The Cypriot Affect: The First Pride Parade in Cyprus and the Queering of Cypriot Culture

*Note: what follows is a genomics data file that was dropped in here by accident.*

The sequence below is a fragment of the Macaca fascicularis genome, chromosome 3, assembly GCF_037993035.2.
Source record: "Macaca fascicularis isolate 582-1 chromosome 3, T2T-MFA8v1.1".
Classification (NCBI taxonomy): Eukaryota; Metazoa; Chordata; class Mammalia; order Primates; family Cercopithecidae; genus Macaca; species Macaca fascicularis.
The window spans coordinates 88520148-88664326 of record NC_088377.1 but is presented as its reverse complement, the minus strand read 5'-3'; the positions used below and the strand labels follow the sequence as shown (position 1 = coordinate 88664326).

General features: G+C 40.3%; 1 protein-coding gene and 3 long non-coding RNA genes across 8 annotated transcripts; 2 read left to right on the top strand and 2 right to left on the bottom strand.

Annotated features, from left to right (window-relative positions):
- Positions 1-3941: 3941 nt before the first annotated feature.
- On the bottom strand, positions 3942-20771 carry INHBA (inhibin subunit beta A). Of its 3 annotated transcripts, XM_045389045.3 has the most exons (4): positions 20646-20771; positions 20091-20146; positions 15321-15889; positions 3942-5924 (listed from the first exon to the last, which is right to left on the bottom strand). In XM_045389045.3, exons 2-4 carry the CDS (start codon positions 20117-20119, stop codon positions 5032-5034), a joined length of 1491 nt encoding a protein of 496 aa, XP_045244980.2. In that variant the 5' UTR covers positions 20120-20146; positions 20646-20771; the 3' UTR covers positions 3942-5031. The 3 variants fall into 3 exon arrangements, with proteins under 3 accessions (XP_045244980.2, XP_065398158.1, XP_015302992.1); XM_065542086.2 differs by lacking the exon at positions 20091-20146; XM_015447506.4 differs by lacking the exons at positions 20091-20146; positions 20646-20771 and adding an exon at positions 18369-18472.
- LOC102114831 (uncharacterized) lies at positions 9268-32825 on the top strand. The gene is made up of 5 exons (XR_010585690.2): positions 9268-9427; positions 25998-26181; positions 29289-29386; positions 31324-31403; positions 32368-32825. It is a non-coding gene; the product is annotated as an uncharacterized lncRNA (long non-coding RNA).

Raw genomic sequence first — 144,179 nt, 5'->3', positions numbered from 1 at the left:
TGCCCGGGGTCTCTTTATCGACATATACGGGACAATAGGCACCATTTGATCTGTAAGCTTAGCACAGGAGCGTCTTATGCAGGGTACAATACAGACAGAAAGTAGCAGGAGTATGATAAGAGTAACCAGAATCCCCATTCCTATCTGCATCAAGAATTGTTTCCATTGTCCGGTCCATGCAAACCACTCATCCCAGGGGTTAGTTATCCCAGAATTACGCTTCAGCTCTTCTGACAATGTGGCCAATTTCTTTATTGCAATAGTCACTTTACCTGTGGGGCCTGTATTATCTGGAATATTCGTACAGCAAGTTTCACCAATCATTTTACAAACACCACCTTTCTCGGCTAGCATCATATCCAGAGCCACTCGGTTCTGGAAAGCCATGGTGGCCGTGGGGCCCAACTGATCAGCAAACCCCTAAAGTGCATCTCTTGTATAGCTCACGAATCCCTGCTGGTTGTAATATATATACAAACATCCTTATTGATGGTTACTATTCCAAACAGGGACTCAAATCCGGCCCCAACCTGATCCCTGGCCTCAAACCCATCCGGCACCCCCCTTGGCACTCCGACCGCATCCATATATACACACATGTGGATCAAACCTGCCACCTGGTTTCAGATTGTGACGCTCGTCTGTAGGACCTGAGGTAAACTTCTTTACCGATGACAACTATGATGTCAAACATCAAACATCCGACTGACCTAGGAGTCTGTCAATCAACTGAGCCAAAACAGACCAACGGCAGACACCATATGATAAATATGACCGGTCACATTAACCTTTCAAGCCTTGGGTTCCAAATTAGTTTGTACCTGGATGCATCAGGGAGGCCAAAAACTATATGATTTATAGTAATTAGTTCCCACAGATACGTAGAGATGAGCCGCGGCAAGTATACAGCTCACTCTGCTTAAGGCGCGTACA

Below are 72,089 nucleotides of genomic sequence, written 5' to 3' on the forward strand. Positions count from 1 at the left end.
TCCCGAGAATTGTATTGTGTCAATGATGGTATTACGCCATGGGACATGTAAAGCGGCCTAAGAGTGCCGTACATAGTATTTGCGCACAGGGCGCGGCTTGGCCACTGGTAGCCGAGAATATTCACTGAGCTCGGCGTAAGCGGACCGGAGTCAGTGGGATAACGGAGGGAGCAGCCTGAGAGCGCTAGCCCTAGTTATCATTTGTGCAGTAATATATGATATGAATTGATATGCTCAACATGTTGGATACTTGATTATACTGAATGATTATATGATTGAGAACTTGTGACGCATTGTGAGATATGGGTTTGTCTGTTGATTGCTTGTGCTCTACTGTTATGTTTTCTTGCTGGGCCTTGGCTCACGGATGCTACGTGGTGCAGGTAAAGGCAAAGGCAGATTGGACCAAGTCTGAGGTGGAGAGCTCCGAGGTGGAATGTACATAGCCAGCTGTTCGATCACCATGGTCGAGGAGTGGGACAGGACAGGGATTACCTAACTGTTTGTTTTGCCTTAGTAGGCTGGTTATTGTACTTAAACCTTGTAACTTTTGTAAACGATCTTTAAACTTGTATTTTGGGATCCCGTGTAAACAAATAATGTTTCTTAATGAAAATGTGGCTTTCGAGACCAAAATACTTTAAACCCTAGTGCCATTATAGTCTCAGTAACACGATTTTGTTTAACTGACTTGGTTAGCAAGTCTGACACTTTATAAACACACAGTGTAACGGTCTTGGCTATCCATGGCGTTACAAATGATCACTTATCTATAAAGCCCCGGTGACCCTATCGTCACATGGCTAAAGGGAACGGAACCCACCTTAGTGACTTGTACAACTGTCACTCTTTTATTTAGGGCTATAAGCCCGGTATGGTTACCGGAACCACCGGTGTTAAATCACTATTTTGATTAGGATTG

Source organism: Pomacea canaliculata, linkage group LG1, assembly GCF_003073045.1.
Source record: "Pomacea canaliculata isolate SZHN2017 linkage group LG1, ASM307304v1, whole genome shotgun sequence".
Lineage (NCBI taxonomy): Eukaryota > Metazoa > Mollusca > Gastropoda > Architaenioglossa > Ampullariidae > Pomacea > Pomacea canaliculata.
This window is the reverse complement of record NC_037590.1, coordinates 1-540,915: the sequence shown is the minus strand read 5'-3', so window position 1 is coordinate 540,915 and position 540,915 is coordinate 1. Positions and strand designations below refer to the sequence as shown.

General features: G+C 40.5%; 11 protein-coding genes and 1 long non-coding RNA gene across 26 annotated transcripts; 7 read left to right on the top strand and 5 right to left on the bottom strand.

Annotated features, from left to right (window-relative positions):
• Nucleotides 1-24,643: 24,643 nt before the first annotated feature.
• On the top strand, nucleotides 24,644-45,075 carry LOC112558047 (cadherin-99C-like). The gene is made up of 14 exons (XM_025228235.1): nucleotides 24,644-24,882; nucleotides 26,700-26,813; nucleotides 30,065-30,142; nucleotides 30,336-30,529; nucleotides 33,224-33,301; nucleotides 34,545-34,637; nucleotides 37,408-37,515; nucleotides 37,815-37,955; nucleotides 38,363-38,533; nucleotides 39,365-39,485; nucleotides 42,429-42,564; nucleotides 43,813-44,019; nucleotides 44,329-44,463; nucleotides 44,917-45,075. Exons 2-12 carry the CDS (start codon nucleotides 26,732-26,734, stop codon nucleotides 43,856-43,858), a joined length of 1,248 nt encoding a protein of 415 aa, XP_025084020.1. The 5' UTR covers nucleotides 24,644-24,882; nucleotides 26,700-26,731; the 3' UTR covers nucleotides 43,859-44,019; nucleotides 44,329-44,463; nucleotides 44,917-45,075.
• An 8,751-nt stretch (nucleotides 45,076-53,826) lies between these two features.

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In May 2014 the first ever Gay Pride Parade was held with tremendous success in Cyprus, a society that is still by-and-large very conservative. At the same time, in an adjacent street, the powerhouse that is the Greek Orthodox Church, organised a counter-parade comprising of far-right individuals, nuns and priests which, both in terms of numbers and influence, failed spectacularly. This paradox spurred a wave of analyses and examination of the way in which Cypriot society and culture seem to be changing until today, 7 years later, engaged as it would seem in a queering process, as well as on issues such as gay activism and civil partnership. My article analyses the ways in which the Parade’s expressed queer desire and the participants’ performativity starting in 2014, gesture towards a significant socio-political change in Cyprus. This analysis is largely based on Deleuze and Guattari’s notion of desire as a machine that generates reality, as I approach the Parade’s “queerness” as an expression of Cypriot society’s polyvalent socio-political manifestations which intentionally include the disenfranchised and provide new answers to questions of belonging. It is ultimately argued that, the way in which performative imagination seems to be able to generate reality, gestures towards a better understanding of the weak points of a dominant structure, becoming thus much more influential than the way in which Michel Foucault understands the notion of “power”. In other words, that the participants’ actions, choices and played-out desires lead to a final, dual performance that is the Parade and the counter-parade on the “stage” that is Cyprus. The Parade’s cultural performativity then, can be read as a site of vital performances, a kind of Bakhtinian carnivalesque that can lead to an understanding of a new socio-political identity which entails hope for the future. Thus, the dynamics of non-heteronormative sexual identities in Cyprus and their political potentials are explored vis-à-vis their capacity to interrogate hegemonic discourses, all of which gestures towards the queering of Cypriot culture.
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